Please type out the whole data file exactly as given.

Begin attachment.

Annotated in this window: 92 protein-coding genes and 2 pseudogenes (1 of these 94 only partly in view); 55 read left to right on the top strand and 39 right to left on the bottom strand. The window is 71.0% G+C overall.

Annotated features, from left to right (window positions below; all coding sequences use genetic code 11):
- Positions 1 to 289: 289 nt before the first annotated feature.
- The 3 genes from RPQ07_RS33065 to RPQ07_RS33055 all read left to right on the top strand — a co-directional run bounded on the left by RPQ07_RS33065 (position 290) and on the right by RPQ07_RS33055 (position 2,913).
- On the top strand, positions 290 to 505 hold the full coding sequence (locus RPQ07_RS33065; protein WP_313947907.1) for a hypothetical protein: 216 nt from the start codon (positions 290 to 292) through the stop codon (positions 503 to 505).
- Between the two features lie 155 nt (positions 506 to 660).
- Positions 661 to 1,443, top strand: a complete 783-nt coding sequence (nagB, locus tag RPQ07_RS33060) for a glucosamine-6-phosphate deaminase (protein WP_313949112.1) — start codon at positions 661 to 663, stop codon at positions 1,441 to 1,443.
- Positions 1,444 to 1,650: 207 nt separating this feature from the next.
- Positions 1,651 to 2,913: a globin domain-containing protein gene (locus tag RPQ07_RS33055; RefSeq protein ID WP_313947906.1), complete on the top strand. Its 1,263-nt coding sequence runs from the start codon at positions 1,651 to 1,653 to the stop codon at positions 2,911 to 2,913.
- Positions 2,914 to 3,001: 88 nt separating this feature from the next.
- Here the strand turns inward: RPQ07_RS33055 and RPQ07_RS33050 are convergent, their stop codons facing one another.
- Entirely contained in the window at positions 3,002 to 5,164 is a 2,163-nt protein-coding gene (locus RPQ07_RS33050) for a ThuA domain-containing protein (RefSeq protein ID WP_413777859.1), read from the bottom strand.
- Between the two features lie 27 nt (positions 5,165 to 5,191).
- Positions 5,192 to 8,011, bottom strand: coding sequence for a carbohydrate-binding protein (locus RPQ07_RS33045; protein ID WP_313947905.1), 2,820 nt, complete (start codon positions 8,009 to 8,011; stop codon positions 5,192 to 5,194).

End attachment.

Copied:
Annotated in this window: 92 protein-coding genes and 2 pseudogenes (1 of these 94 only partly in view); 55 read left to right on the top strand and 39 right to left on the bottom strand. The window is 71.0% G+C overall.

Annotated features, from left to right (window positions below; all coding sequences use genetic code 11):
- Positions 1 to 289: 289 nt before the first annotated feature.
- The 3 genes from RPQ07_RS33065 to RPQ07_RS33055 all read left to right on the top strand — a co-directional run bounded on the left by RPQ07_RS33065 (position 290) and on the right by RPQ07_RS33055 (position 2,913).
- On the top strand, positions 290 to 505 hold the full coding sequence (locus RPQ07_RS33065; protein WP_313947907.1) for a hypothetical protein: 216 nt from the start codon (positions 290 to 292) through the stop codon (positions 503 to 505).
- Between the two features lie 155 nt (positions 506 to 660).
- Positions 661 to 1,443, top strand: a complete 783-nt coding sequence (nagB, locus tag RPQ07_RS33060) for a glucosamine-6-phosphate deaminase (protein WP_313949112.1) — start codon at positions 661 to 663, stop codon at positions 1,441 to 1,443.
- Positions 1,444 to 1,650: 207 nt separating this feature from the next.
- Positions 1,651 to 2,913: a globin domain-containing protein gene (locus tag RPQ07_RS33055; RefSeq protein ID WP_313947906.1), complete on the top strand. Its 1,263-nt coding sequence runs from the start codon at positions 1,651 to 1,653 to the stop codon at positions 2,911 to 2,913.
- Positions 2,914 to 3,001: 88 nt separating this feature from the next.
- Here the strand turns inward: RPQ07_RS33055 and RPQ07_RS33050 are convergent, their stop codons facing one another.
- Entirely contained in the window at positions 3,002 to 5,164 is a 2,163-nt protein-coding gene (locus RPQ07_RS33050) for a ThuA domain-containing protein (RefSeq protein ID WP_413777859.1), read from the bottom strand.
- Between the two features lie 27 nt (positions 5,165 to 5,191).
- Positions 5,192 to 8,011, bottom strand: coding sequence for a carbohydrate-binding protein (locus RPQ07_RS33045; protein ID WP_313947905.1), 2,820 nt, complete (start codon positions 8,009 to 8,011; stop codon positions 5,192 to 5,194).